From The Tower (1928). Eight ottava rima stanzas (numbered), with lots of metrical and rhyming variation. The poet-speaker walks through a school room and imagines what it will mean for these children to grow up and lose their innocence. The myth of Leda offers a way for reading the sudden loss of innocence and consequent aging (“I dream of a Ledean body, bent / Above a sinking fire”) that the children must undergo. Overlaid on these strange children is Yeats’ personal history with Maude Gonne (“She stands before me as a living child”), an occasion for reflecting on how far he has come from his youthful romances, etc. The image of the scarecrow repeats twice (“Old clothes upon old sticks to scare a bird”) recalling Sailing to Byzantium, but also a direct reference to the inadequacy of Plato and Aristotle as means to explaining our relationship to the world, and to meaning. The final stanza makes an argument for trying to see life whole, rather than in parts:
Labour is blossoming or dancing where
The body is not bruised to pleasure soul,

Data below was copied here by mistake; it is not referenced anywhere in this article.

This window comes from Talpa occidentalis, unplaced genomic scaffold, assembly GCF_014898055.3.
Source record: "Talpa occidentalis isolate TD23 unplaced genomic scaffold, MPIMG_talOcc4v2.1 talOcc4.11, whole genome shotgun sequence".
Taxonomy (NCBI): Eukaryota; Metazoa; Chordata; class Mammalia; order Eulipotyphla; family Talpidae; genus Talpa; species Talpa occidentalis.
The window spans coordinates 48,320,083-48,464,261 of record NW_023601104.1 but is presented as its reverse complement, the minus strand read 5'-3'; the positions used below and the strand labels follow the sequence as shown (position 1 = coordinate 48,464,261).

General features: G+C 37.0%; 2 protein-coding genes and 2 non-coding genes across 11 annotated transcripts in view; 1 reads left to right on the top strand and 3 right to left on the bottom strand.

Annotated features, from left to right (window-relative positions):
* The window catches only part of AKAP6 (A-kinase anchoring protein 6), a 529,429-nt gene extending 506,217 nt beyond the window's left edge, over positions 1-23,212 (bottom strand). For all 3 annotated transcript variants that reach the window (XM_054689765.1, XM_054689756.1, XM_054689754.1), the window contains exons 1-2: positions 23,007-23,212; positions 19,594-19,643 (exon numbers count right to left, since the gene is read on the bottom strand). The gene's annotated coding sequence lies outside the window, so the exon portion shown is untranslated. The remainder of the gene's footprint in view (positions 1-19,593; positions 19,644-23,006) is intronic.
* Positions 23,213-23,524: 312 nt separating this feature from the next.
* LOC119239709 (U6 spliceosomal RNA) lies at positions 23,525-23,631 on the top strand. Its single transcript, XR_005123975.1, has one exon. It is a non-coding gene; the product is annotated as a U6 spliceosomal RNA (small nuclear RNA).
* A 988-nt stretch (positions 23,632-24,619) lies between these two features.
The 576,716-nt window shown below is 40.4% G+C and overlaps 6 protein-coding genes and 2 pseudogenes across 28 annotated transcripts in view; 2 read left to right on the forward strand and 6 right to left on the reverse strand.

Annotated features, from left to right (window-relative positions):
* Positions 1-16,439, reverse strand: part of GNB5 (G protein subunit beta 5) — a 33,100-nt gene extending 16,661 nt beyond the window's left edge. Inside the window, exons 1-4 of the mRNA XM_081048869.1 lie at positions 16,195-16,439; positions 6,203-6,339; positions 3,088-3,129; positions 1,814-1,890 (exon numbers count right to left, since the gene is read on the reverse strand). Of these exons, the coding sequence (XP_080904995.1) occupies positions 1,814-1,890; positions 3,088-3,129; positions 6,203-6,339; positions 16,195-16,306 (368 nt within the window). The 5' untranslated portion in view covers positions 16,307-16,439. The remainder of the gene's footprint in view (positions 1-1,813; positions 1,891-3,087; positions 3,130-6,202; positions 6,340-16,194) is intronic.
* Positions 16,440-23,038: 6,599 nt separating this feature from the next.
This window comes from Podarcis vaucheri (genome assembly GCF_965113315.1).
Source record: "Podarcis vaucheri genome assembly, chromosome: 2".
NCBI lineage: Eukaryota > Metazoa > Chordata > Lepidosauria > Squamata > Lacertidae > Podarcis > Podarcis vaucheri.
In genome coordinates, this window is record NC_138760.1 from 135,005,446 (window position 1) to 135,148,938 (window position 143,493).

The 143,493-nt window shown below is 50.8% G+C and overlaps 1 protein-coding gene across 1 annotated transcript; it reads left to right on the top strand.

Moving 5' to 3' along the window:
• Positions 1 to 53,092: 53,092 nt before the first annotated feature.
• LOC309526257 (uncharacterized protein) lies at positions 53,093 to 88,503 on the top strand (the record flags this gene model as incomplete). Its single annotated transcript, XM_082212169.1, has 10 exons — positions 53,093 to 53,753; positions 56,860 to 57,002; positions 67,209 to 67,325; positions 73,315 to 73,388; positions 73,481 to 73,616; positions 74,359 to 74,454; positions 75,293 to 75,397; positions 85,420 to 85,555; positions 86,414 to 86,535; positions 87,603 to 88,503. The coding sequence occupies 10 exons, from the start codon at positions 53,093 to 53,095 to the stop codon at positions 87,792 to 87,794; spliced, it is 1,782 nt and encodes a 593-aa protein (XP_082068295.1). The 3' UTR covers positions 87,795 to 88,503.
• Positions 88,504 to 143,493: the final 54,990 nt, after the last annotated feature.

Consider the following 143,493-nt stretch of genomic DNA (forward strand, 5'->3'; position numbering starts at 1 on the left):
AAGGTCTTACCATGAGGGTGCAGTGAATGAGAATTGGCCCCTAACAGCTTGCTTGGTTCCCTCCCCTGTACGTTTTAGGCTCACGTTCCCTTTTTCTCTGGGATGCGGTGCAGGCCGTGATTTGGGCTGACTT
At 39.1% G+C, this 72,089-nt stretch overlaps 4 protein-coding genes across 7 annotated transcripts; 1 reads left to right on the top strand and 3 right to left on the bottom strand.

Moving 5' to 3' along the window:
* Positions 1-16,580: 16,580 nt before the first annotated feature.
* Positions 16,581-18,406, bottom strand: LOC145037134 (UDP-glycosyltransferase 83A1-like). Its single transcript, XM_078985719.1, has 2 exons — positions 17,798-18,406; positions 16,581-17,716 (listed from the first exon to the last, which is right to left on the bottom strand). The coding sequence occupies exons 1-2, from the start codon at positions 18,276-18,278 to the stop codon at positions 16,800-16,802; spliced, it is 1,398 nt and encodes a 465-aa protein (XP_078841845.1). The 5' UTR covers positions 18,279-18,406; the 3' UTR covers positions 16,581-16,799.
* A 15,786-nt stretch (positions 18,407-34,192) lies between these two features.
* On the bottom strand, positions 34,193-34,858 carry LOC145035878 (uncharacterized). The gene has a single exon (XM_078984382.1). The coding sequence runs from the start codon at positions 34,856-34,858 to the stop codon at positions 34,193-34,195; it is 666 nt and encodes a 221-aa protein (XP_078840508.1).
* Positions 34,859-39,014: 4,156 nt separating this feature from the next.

Nor beauty born out of its own despair,
Nor bleary-eyed wisdom out of midnight oil.
O chestnut tree, great rooted blossomer,
Are you leaf, the blossom or the bole?
O body swayed to music, O brightening glance,
How can we know the dancer form the dance?
Invocation of the tree naturalizes the rhythm of mankind’s life cycle, but it is a Yeatsian question, after all, so the negativity of the second question should be highlighted. The brightening glance seems strangely detached from the poetic gaze…Who does the body belong to? Is Yeats a part of this dance? Is he the dancer? These questions of involvement and knowledge are all in direct conversation with “Leda and the Swan.” Must think about them historically and spatially–that is, we have a spatial form here (dance), but it is making an argument about temporality. Cf. Joseph Frank, Widening Gyre.